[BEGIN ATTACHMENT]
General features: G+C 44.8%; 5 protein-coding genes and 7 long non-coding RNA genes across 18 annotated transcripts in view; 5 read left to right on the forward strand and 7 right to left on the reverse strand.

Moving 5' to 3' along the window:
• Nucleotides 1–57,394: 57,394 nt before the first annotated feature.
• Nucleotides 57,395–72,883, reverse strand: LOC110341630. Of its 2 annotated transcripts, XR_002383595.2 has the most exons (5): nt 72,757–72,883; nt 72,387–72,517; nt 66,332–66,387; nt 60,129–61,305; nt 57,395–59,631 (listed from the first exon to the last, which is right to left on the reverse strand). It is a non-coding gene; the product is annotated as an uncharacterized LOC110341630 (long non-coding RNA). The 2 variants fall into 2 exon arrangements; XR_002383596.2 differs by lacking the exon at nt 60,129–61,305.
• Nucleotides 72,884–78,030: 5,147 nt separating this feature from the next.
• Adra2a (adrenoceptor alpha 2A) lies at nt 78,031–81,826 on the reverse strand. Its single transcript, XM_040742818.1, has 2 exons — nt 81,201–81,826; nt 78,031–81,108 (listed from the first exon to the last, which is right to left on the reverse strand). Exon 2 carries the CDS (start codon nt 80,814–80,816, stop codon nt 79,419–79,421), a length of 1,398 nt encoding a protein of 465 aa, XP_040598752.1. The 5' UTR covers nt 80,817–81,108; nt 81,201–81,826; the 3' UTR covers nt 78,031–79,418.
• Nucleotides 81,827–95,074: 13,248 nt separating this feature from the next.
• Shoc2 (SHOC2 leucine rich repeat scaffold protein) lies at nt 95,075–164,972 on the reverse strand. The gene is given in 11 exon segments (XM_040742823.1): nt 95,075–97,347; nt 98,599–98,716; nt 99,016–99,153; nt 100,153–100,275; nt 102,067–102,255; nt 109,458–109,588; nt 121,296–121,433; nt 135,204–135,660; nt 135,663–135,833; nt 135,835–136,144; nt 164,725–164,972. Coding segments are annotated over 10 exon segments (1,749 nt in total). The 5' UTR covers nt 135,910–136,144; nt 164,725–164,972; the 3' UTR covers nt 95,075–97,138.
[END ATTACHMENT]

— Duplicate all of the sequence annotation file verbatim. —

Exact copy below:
General features: G+C 44.8%; 5 protein-coding genes and 7 long non-coding RNA genes across 18 annotated transcripts in view; 5 read left to right on the forward strand and 7 right to left on the reverse strand.

Moving 5' to 3' along the window:
• Nucleotides 1–57,394: 57,394 nt before the first annotated feature.
• Nucleotides 57,395–72,883, reverse strand: LOC110341630. Of its 2 annotated transcripts, XR_002383595.2 has the most exons (5): nt 72,757–72,883; nt 72,387–72,517; nt 66,332–66,387; nt 60,129–61,305; nt 57,395–59,631 (listed from the first exon to the last, which is right to left on the reverse strand). It is a non-coding gene; the product is annotated as an uncharacterized LOC110341630 (long non-coding RNA). The 2 variants fall into 2 exon arrangements; XR_002383596.2 differs by lacking the exon at nt 60,129–61,305.
• Nucleotides 72,884–78,030: 5,147 nt separating this feature from the next.
• Adra2a (adrenoceptor alpha 2A) lies at nt 78,031–81,826 on the reverse strand. Its single transcript, XM_040742818.1, has 2 exons — nt 81,201–81,826; nt 78,031–81,108 (listed from the first exon to the last, which is right to left on the reverse strand). Exon 2 carries the CDS (start codon nt 80,814–80,816, stop codon nt 79,419–79,421), a length of 1,398 nt encoding a protein of 465 aa, XP_040598752.1. The 5' UTR covers nt 80,817–81,108; nt 81,201–81,826; the 3' UTR covers nt 78,031–79,418.
• Nucleotides 81,827–95,074: 13,248 nt separating this feature from the next.
• Shoc2 (SHOC2 leucine rich repeat scaffold protein) lies at nt 95,075–164,972 on the reverse strand. The gene is given in 11 exon segments (XM_040742823.1): nt 95,075–97,347; nt 98,599–98,716; nt 99,016–99,153; nt 100,153–100,275; nt 102,067–102,255; nt 109,458–109,588; nt 121,296–121,433; nt 135,204–135,660; nt 135,663–135,833; nt 135,835–136,144; nt 164,725–164,972. Coding segments are annotated over 10 exon segments (1,749 nt in total). The 5' UTR covers nt 135,910–136,144; nt 164,725–164,972; the 3' UTR covers nt 95,075–97,138.